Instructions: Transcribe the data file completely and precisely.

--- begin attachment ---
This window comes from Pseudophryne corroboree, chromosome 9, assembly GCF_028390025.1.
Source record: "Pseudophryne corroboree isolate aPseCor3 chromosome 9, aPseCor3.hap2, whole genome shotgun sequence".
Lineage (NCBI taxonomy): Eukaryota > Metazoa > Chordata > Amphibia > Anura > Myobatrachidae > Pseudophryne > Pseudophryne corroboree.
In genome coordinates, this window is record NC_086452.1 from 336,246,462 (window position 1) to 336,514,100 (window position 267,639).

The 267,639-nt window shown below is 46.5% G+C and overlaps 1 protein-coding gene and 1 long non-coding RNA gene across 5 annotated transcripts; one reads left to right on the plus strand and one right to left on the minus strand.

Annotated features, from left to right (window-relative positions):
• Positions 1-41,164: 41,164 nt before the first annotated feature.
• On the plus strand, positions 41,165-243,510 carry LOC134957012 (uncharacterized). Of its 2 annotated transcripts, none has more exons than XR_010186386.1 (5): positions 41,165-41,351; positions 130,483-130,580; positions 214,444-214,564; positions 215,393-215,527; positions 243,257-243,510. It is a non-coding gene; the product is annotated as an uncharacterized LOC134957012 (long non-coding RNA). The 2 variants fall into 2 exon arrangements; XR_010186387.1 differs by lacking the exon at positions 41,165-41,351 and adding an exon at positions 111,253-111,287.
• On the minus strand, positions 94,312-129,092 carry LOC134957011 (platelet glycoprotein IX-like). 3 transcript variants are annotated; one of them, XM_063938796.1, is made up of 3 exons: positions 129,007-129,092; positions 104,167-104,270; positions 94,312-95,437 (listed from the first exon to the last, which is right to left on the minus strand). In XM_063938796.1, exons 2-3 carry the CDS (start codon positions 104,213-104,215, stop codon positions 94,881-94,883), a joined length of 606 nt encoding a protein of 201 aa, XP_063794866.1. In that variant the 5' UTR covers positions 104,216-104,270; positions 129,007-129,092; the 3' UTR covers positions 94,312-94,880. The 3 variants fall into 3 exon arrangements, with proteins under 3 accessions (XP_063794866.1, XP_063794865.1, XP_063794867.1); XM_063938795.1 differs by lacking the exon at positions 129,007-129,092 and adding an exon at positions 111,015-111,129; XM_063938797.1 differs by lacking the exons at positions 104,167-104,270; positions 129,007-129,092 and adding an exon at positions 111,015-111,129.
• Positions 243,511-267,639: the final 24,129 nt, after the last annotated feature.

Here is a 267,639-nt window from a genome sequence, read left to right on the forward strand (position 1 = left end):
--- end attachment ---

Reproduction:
This window comes from Pseudophryne corroboree, chromosome 9, assembly GCF_028390025.1.
Source record: "Pseudophryne corroboree isolate aPseCor3 chromosome 9, aPseCor3.hap2, whole genome shotgun sequence".
Lineage (NCBI taxonomy): Eukaryota > Metazoa > Chordata > Amphibia > Anura > Myobatrachidae > Pseudophryne > Pseudophryne corroboree.
In genome coordinates, this window is record NC_086452.1 from 336,246,462 (window position 1) to 336,514,100 (window position 267,639).

The 267,639-nt window shown below is 46.5% G+C and overlaps 1 protein-coding gene and 1 long non-coding RNA gene across 5 annotated transcripts; one reads left to right on the plus strand and one right to left on the minus strand.

Annotated features, from left to right (window-relative positions):
• Positions 1-41,164: 41,164 nt before the first annotated feature.
• On the plus strand, positions 41,165-243,510 carry LOC134957012 (uncharacterized). Of its 2 annotated transcripts, none has more exons than XR_010186386.1 (5): positions 41,165-41,351; positions 130,483-130,580; positions 214,444-214,564; positions 215,393-215,527; positions 243,257-243,510. It is a non-coding gene; the product is annotated as an uncharacterized LOC134957012 (long non-coding RNA). The 2 variants fall into 2 exon arrangements; XR_010186387.1 differs by lacking the exon at positions 41,165-41,351 and adding an exon at positions 111,253-111,287.
• On the minus strand, positions 94,312-129,092 carry LOC134957011 (platelet glycoprotein IX-like). 3 transcript variants are annotated; one of them, XM_063938796.1, is made up of 3 exons: positions 129,007-129,092; positions 104,167-104,270; positions 94,312-95,437 (listed from the first exon to the last, which is right to left on the minus strand). In XM_063938796.1, exons 2-3 carry the CDS (start codon positions 104,213-104,215, stop codon positions 94,881-94,883), a joined length of 606 nt encoding a protein of 201 aa, XP_063794866.1. In that variant the 5' UTR covers positions 104,216-104,270; positions 129,007-129,092; the 3' UTR covers positions 94,312-94,880. The 3 variants fall into 3 exon arrangements, with proteins under 3 accessions (XP_063794866.1, XP_063794865.1, XP_063794867.1); XM_063938795.1 differs by lacking the exon at positions 129,007-129,092 and adding an exon at positions 111,015-111,129; XM_063938797.1 differs by lacking the exons at positions 104,167-104,270; positions 129,007-129,092 and adding an exon at positions 111,015-111,129.
• Positions 243,511-267,639: the final 24,129 nt, after the last annotated feature.

Here is a 267,639-nt window from a genome sequence, read left to right on the forward strand (position 1 = left end):